SEA Currents: Robert C. Seamans
December 11, 2019
Last Days Aloft
36˚10.83’S, 176˚21.37’E: Kaiaraara Bay
Wind calm, skies partly cloudy, temperature 19.5˚ C
When people say that time flies, ask them what happens when time sails! The amount of information and sights and smells and thoughts and so many other things that occurred over the last few weeks seem nearly infinite. Yesterday was our last day at sea, which started with a squall that had us nearly walking on the bulkheads of the ship and drenched above deck, but that soon changed! The rest of the day was spent sailing at about 10 knots under the four lowers which was our record speed of the trip along with a record number of dolphins sighted on our port side! Sunny skies and force 6- 7 winds had us cruising! Talk about a heck of a birthday!
Today began with anchor watches throughout the evening and into the morning. I was woken at 0515 by Dylan to stand watch for an hour and fifteen minutes with Rachel as she utilized this time at anchor to make up for lost boat check time as she was unable to do so at sea due to seasickness. That’s commitment! Her rival Mathilde is currently working to get her numbers up on boat checks as she has just completed her third in a
row. Anyways… a lovely sun rise came with coffee and some beautiful seabirds like the gannets, which we got to watch dive bomb their prey and rate their dives. The day proceeded with breakfast, chores and homework. It is much easier to write papers while anchored versus writing then under force 5 winds on a port tack! As people wrapped up assignments for the day we got lunch and made our way towards land to get the land legs back in gear. I got to explore some pretty magnificent trails with my friends George and Dylan for a few hours before we needed to head back to the landing cite to catch the little boat to get home for the night. Just before dark we got a visit from a shark too! They must have smelled the dumplings. That was pretty neat.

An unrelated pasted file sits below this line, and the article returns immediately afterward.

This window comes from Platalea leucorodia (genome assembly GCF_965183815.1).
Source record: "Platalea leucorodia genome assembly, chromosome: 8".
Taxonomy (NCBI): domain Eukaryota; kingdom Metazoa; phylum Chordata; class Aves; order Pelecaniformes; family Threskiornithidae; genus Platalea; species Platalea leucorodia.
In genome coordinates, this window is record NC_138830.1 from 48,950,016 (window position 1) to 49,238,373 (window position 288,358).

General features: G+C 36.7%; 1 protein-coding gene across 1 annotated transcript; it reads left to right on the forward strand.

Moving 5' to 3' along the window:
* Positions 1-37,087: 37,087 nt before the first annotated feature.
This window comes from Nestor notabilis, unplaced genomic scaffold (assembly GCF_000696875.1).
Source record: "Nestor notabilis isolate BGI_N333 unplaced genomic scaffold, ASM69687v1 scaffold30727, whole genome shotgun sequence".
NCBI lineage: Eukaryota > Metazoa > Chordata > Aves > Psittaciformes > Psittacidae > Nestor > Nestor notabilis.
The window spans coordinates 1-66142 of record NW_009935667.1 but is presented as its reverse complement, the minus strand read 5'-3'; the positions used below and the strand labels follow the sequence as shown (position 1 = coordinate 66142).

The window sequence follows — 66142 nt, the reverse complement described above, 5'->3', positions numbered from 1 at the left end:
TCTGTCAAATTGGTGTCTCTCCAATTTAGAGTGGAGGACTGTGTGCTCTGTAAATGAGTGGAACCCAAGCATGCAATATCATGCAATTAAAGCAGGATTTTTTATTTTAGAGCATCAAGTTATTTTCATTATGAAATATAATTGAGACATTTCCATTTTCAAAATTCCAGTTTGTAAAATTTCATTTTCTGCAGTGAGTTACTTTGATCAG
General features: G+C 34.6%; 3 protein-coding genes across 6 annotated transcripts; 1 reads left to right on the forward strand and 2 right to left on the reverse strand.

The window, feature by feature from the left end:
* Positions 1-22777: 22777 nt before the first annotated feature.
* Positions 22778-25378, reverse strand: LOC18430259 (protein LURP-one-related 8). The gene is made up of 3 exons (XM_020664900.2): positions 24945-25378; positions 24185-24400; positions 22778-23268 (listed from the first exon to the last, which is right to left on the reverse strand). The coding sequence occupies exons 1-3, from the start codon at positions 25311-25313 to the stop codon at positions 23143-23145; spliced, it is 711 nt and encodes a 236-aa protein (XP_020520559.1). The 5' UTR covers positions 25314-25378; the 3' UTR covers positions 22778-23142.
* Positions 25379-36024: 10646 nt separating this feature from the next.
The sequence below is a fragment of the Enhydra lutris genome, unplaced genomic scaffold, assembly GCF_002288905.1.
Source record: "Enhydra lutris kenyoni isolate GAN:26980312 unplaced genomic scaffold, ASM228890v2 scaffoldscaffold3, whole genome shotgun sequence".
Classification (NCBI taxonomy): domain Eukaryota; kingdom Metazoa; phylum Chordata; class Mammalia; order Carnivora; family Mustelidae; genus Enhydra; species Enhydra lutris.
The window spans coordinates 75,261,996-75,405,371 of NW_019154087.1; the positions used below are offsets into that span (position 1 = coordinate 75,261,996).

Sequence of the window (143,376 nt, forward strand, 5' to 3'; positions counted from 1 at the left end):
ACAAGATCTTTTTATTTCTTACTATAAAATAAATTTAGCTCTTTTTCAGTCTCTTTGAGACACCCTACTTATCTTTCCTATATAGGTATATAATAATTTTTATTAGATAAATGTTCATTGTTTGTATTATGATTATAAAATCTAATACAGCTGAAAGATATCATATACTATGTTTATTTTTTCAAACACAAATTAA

It has been a nice break to be able to walk vertically throughout the ship while at anchor in Kaiaraara Bay and get a chance to get our land legs back. This whole adventure has gone so fast and though it isn’t over yet, it is hard not to reflect back with friends who practically feel like family now. I guess that’s what happens when you live, eat, sleep, laugh, cry and do all sorts of things with one another for three months straight from Woods Hole to glacier hikes to fierce seas. A bond has been mended that cannot be torn by any squall nor whatever else the sea brings our way. You don’t find that just around any corner just like Forrest Gump said, and these are my best good friends. I was reminded by our teacher Jeff that a lot of what we have learned here we may not even realizes until later on. I find that to be true. This whole trip has taught me to be so present and live in each moment as it is. That’s a valuable lesson. We’ve learned about different cultures than our own as well as what to do with over 80 different lines on this ship. I wouldn’t trade this experience for anything and I look forward to the next couple of days in Kaiaraara Bay to do what we all do best here; taking care of each other, our ship and ourselves!
- Derek Fischer, UCONN Avery Point
Shout out to all at home! Miss you guys a bunch. I can’t wait to share all these stories and photos with you guys! I hope they can make due for some good fireplace talks in a couple of weeks. However, I sporting a fine sunglass and tank top tan and I cannot accept that I’m going to lose all of this when I come home. Love you all!